Last week, right here in our fair city of Denton, someone yelled at me to go back to Mexico. And I was born and raised in Texas.
While walking in my neighborhood, I noticed a beautiful front lawn with an inviting gravel trail, so I followed it onto someone’s front yard. Then I was surprised by a man at work behind a bush. “Hi there,” I said. “Just enjoying your beautiful front lawn. Hope it’s all right?”
“No, it’s not,” he replied in anger. “And you can just go right back to Mexico.” Of course, my first instinct was to teach him a lesson with my fist. But I just left and fumed all the way home. Yes, he was a white man.
Very recently, some friends I thought were near and dear turned on me and called me a “wetback.” (Maybe we should say “the w-word” like we do the n-word?) It made me feel cautious about all white people. I thought: Is this where we have now come? Is this a time for Hispanics to be on alert? Are we walking targets for an AK-47?
Then I realized I know people all over my neighborhood. We talk to each other; we watch each other’s houses. We have a neighborhood Listserv that has been very supportive of Hispanics. We are a community.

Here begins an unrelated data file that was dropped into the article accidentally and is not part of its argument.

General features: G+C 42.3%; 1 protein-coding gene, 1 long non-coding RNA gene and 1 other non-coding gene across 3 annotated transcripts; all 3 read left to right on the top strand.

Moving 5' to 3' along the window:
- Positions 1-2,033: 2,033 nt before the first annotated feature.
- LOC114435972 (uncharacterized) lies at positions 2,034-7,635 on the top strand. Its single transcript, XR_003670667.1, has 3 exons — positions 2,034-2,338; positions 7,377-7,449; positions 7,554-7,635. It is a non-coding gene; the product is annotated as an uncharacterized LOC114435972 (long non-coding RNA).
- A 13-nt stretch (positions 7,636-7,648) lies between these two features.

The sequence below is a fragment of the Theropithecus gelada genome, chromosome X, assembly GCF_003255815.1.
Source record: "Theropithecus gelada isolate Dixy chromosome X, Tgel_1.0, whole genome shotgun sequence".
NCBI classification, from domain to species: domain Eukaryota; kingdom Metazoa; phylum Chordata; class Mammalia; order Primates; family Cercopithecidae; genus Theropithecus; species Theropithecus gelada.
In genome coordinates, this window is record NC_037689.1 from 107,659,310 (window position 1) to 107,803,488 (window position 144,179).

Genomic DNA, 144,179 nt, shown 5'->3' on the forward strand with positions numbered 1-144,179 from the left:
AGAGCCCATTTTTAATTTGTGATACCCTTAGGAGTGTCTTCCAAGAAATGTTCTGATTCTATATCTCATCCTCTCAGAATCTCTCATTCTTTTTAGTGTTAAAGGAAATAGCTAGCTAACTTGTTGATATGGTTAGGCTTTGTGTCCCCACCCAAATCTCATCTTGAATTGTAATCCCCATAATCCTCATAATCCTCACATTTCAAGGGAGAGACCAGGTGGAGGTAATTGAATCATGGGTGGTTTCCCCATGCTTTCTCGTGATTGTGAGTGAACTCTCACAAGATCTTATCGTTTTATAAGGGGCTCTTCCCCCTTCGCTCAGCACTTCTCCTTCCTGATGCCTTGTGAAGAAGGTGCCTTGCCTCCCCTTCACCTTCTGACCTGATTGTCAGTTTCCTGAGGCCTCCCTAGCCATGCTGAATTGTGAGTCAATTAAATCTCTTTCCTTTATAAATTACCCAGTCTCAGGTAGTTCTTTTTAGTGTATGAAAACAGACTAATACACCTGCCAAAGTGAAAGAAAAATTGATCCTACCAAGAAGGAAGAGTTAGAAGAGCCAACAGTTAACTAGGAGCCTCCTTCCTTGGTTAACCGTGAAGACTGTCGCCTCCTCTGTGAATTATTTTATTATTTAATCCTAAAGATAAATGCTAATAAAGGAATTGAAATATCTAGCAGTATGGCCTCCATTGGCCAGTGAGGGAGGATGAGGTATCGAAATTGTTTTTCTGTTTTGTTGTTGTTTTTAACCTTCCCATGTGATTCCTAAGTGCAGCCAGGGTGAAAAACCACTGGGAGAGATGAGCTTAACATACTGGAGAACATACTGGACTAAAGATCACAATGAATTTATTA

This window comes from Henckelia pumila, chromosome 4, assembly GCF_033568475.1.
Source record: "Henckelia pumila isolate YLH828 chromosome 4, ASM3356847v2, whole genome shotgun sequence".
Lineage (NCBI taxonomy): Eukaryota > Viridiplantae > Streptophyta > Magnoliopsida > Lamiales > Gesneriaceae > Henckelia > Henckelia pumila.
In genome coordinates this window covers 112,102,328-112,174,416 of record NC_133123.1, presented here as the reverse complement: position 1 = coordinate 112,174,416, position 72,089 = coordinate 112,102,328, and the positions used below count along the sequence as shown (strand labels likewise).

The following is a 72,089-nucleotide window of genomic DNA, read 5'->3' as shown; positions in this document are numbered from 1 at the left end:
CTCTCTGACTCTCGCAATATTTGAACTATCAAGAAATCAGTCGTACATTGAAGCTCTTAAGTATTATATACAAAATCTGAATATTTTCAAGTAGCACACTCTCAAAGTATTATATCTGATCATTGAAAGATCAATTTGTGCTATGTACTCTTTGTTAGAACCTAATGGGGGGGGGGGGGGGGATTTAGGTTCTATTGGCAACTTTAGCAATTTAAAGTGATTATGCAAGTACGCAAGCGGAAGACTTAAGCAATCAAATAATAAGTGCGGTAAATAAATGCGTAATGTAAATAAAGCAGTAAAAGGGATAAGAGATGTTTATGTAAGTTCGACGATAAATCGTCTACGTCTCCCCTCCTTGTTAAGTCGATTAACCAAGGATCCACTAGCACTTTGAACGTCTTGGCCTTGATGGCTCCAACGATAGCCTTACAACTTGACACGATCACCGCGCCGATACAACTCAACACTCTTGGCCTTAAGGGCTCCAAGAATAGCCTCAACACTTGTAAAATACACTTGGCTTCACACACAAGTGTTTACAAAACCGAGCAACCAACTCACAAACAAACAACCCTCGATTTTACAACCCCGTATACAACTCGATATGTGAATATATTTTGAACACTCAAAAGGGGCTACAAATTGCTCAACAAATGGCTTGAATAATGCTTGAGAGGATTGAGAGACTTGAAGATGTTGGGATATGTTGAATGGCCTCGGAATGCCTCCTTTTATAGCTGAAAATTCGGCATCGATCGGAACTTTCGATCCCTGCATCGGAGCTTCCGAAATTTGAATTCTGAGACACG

I believe it is time for all Hispanics in our fair city to rest assured, rather than rest uneasy. This is our town, too. No person, of any color, does horrible things in our community. That is not who we are. Oh, we argue politics and may even call each other names, but we don’t resolve our issues with a gun. We gossip and backbite sometimes, but we don’t try to kill each other because of our looks. We are not that kind of community.
Thousands of Hispanics live and work in our city. We clean the houses, mow the lawns, repair the roofs. We also serve as police officers, teachers and leaders in the community. We dig the ditches behind those orange cones on our streets. Hispanics teach in our universities, answer phones in our City Hall, and we pray, sing, drink, dance, worship and eat alongside all sorts of Americans all over our county.
Ours is not a town that settles its differences with a gun. We respect our police officers; and for the most part, we observe our laws. We can be proud of who we are: We are Republicans, Democrats, liberals, conservatives and a few of those wild-eyed independents, but we all love our country and watch out for our neighbors.
So I am absolutely certain that I speak for our City Council, our county commissioners, our representatives in the Legislature and in Congress, and everyone in my neighborhood, when I say that here in our fair city, Hispanics can feel safe.
And know that if you break the law you will be caught and punished, but if you respect the law, you will be accepted. We can go to the mall, to our churches, to our schools, our excellent restaurants and know that we are welcome — because we are Americans.
And this city belongs to all of us.